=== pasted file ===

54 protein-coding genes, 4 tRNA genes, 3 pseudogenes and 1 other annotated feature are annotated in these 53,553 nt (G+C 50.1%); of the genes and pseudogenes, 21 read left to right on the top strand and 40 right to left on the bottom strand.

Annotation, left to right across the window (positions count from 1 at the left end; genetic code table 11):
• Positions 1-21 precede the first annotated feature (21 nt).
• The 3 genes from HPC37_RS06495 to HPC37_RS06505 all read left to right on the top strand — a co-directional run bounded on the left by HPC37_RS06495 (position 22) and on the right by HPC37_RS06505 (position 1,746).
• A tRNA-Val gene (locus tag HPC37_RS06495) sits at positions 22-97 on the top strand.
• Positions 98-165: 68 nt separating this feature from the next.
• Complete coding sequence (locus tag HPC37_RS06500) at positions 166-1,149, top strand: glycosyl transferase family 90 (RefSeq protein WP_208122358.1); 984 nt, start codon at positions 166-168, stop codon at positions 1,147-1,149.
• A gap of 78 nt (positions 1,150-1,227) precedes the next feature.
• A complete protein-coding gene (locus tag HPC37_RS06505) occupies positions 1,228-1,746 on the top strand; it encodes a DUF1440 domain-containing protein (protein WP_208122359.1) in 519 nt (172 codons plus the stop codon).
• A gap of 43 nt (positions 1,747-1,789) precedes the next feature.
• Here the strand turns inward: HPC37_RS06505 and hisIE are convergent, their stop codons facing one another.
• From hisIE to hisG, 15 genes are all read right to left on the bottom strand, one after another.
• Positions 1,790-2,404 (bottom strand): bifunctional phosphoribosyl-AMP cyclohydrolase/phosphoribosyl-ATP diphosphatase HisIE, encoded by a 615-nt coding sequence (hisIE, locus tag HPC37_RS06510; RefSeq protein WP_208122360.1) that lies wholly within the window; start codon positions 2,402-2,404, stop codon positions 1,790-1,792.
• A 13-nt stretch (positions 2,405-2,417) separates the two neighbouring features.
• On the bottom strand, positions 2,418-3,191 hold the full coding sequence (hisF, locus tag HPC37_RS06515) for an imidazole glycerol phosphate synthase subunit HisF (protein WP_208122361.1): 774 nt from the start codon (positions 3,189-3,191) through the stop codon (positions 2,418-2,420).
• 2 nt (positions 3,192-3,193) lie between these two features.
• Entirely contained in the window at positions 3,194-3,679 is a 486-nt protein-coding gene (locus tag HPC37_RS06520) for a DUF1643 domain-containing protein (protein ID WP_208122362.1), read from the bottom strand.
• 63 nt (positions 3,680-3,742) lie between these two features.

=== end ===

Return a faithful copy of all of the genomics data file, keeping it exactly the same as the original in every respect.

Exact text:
54 protein-coding genes, 4 tRNA genes, 3 pseudogenes and 1 other annotated feature are annotated in these 53,553 nt (G+C 50.1%); of the genes and pseudogenes, 21 read left to right on the top strand and 40 right to left on the bottom strand.

Annotation, left to right across the window (positions count from 1 at the left end; genetic code table 11):
• Positions 1-21 precede the first annotated feature (21 nt).
• The 3 genes from HPC37_RS06495 to HPC37_RS06505 all read left to right on the top strand — a co-directional run bounded on the left by HPC37_RS06495 (position 22) and on the right by HPC37_RS06505 (position 1,746).
• A tRNA-Val gene (locus tag HPC37_RS06495) sits at positions 22-97 on the top strand.
• Positions 98-165: 68 nt separating this feature from the next.
• Complete coding sequence (locus tag HPC37_RS06500) at positions 166-1,149, top strand: glycosyl transferase family 90 (RefSeq protein WP_208122358.1); 984 nt, start codon at positions 166-168, stop codon at positions 1,147-1,149.
• A gap of 78 nt (positions 1,150-1,227) precedes the next feature.
• A complete protein-coding gene (locus tag HPC37_RS06505) occupies positions 1,228-1,746 on the top strand; it encodes a DUF1440 domain-containing protein (protein WP_208122359.1) in 519 nt (172 codons plus the stop codon).
• A gap of 43 nt (positions 1,747-1,789) precedes the next feature.
• Here the strand turns inward: HPC37_RS06505 and hisIE are convergent, their stop codons facing one another.
• From hisIE to hisG, 15 genes are all read right to left on the bottom strand, one after another.
• Positions 1,790-2,404 (bottom strand): bifunctional phosphoribosyl-AMP cyclohydrolase/phosphoribosyl-ATP diphosphatase HisIE, encoded by a 615-nt coding sequence (hisIE, locus tag HPC37_RS06510; RefSeq protein WP_208122360.1) that lies wholly within the window; start codon positions 2,402-2,404, stop codon positions 1,790-1,792.
• A 13-nt stretch (positions 2,405-2,417) separates the two neighbouring features.
• On the bottom strand, positions 2,418-3,191 hold the full coding sequence (hisF, locus tag HPC37_RS06515) for an imidazole glycerol phosphate synthase subunit HisF (protein WP_208122361.1): 774 nt from the start codon (positions 3,189-3,191) through the stop codon (positions 2,418-2,420).
• 2 nt (positions 3,192-3,193) lie between these two features.
• Entirely contained in the window at positions 3,194-3,679 is a 486-nt protein-coding gene (locus tag HPC37_RS06520) for a DUF1643 domain-containing protein (protein ID WP_208122362.1), read from the bottom strand.
• 63 nt (positions 3,680-3,742) lie between these two features.